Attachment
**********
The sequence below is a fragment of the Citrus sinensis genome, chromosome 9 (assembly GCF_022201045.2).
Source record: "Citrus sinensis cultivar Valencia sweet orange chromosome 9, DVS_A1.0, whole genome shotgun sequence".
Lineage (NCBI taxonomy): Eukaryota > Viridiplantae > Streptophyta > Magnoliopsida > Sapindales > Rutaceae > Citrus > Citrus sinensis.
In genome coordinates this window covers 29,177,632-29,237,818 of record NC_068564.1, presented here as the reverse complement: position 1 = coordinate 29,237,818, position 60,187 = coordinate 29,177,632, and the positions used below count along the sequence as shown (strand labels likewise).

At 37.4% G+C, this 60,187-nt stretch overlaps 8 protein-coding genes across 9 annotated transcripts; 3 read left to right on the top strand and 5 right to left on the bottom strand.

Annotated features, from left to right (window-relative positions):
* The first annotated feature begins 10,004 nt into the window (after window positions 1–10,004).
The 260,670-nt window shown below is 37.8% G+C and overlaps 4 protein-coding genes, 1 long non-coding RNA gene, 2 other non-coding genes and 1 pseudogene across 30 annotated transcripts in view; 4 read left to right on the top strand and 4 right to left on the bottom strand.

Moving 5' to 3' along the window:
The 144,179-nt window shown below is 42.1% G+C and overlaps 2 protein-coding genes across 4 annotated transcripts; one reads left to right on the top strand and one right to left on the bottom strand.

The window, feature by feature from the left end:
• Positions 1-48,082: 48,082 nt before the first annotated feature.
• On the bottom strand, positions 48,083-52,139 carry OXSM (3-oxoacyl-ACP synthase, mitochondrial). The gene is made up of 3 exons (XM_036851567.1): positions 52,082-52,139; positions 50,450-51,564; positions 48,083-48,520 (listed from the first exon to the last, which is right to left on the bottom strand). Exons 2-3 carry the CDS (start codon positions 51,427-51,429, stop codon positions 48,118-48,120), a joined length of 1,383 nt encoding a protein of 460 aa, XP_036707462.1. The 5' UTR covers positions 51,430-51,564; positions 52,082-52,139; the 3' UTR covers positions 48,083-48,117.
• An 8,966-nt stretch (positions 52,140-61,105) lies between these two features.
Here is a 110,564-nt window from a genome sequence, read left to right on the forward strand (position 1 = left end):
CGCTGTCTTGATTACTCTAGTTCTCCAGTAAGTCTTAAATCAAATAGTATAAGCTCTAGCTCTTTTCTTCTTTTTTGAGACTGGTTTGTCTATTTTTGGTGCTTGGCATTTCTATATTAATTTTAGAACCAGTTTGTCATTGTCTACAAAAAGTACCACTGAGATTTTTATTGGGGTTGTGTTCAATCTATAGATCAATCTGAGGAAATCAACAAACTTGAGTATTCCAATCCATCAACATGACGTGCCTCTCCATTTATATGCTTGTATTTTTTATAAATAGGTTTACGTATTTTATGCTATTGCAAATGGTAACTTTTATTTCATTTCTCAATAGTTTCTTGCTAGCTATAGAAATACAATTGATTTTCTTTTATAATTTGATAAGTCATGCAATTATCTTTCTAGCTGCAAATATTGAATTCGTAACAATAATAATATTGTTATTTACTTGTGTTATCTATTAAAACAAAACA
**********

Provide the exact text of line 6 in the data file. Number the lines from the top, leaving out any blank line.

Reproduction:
Annotated features, from left to right (window-relative positions):